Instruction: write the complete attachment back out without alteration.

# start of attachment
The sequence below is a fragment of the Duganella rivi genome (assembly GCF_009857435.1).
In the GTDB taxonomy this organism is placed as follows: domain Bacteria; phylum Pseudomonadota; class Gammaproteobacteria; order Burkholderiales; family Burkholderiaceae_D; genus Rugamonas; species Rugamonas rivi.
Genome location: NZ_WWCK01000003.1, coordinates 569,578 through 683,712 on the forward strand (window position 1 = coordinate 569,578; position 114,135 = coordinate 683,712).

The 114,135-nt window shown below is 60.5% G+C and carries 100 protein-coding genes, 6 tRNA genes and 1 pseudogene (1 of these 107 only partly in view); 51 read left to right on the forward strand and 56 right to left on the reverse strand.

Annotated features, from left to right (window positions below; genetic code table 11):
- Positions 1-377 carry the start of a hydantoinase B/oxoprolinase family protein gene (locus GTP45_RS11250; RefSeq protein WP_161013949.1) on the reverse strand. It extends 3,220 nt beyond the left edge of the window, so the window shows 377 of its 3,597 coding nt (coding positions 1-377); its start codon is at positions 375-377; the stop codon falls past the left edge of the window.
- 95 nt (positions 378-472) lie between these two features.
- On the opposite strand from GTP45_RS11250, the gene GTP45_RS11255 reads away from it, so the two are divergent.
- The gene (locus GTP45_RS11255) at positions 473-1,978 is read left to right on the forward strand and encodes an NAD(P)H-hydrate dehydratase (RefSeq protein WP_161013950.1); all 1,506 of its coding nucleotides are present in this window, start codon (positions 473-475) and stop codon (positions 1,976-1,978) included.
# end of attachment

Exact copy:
The sequence below is a fragment of the Duganella rivi genome (assembly GCF_009857435.1).
In the GTDB taxonomy this organism is placed as follows: domain Bacteria; phylum Pseudomonadota; class Gammaproteobacteria; order Burkholderiales; family Burkholderiaceae_D; genus Rugamonas; species Rugamonas rivi.
Genome location: NZ_WWCK01000003.1, coordinates 569,578 through 683,712 on the forward strand (window position 1 = coordinate 569,578; position 114,135 = coordinate 683,712).

The 114,135-nt window shown below is 60.5% G+C and carries 100 protein-coding genes, 6 tRNA genes and 1 pseudogene (1 of these 107 only partly in view); 51 read left to right on the forward strand and 56 right to left on the reverse strand.

Annotated features, from left to right (window positions below; genetic code table 11):
- Positions 1-377 carry the start of a hydantoinase B/oxoprolinase family protein gene (locus GTP45_RS11250; RefSeq protein WP_161013949.1) on the reverse strand. It extends 3,220 nt beyond the left edge of the window, so the window shows 377 of its 3,597 coding nt (coding positions 1-377); its start codon is at positions 375-377; the stop codon falls past the left edge of the window.
- 95 nt (positions 378-472) lie between these two features.
- On the opposite strand from GTP45_RS11250, the gene GTP45_RS11255 reads away from it, so the two are divergent.
- The gene (locus GTP45_RS11255) at positions 473-1,978 is read left to right on the forward strand and encodes an NAD(P)H-hydrate dehydratase (RefSeq protein WP_161013950.1); all 1,506 of its coding nucleotides are present in this window, start codon (positions 473-475) and stop codon (positions 1,976-1,978) included.